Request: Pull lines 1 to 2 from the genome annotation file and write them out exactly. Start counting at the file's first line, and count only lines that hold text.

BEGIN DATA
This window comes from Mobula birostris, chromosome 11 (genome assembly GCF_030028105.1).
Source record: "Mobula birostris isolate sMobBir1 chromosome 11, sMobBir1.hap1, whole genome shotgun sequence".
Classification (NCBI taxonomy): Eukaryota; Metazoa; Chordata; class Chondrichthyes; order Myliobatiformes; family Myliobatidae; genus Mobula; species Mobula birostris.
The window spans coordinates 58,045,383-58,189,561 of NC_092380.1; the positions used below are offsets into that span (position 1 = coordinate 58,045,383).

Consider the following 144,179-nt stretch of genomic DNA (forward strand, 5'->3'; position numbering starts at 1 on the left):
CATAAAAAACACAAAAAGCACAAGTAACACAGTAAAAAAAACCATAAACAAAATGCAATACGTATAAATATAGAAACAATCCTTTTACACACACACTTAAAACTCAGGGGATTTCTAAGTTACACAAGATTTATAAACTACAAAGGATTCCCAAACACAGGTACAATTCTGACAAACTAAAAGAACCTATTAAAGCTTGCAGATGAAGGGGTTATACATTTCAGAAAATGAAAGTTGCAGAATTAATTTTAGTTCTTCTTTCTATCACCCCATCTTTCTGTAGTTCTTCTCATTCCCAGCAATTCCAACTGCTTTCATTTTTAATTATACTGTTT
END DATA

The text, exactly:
This window comes from Mobula birostris, chromosome 11 (genome assembly GCF_030028105.1).
Source record: "Mobula birostris isolate sMobBir1 chromosome 11, sMobBir1.hap1, whole genome shotgun sequence".